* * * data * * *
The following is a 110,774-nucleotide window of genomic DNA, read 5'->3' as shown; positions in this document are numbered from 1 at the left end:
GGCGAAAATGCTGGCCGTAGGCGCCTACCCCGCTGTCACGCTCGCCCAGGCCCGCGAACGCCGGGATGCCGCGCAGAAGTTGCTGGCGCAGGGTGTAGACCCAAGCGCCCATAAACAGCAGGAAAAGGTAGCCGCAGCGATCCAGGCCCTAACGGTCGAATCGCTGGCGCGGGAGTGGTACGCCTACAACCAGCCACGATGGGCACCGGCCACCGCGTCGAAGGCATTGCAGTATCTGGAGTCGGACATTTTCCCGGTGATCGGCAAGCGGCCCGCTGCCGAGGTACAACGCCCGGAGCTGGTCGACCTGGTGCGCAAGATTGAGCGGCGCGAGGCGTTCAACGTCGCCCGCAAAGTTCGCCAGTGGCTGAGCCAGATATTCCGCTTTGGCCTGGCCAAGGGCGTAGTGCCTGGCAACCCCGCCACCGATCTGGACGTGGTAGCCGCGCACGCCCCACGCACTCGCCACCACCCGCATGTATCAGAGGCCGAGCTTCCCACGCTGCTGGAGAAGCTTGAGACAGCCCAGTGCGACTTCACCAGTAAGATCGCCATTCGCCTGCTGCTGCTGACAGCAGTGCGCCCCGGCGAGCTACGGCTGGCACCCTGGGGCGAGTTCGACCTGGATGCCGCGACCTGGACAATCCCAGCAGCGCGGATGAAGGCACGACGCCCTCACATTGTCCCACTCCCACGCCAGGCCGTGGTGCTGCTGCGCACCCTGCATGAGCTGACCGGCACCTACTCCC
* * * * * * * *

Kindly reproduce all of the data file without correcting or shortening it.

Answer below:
The following is a 110,774-nucleotide window of genomic DNA, read 5'->3' as shown; positions in this document are numbered from 1 at the left end:
GGCGAAAATGCTGGCCGTAGGCGCCTACCCCGCTGTCACGCTCGCCCAGGCCCGCGAACGCCGGGATGCCGCGCAGAAGTTGCTGGCGCAGGGTGTAGACCCAAGCGCCCATAAACAGCAGGAAAAGGTAGCCGCAGCGATCCAGGCCCTAACGGTCGAATCGCTGGCGCGGGAGTGGTACGCCTACAACCAGCCACGATGGGCACCGGCCACCGCGTCGAAGGCATTGCAGTATCTGGAGTCGGACATTTTCCCGGTGATCGGCAAGCGGCCCGCTGCCGAGGTACAACGCCCGGAGCTGGTCGACCTGGTGCGCAAGATTGAGCGGCGCGAGGCGTTCAACGTCGCCCGCAAAGTTCGCCAGTGGCTGAGCCAGATATTCCGCTTTGGCCTGGCCAAGGGCGTAGTGCCTGGCAACCCCGCCACCGATCTGGACGTGGTAGCCGCGCACGCCCCACGCACTCGCCACCACCCGCATGTATCAGAGGCCGAGCTTCCCACGCTGCTGGAGAAGCTTGAGACAGCCCAGTGCGACTTCACCAGTAAGATCGCCATTCGCCTGCTGCTGCTGACAGCAGTGCGCCCCGGCGAGCTACGGCTGGCACCCTGGGGCGAGTTCGACCTGGATGCCGCGACCTGGACAATCCCAGCAGCGCGGATGAAGGCACGACGCCCTCACATTGTCCCACTCCCACGCCAGGCCGTGGTGCTGCTGCGCACCCTGCATGAGCTGACCGGCACCTACTCCC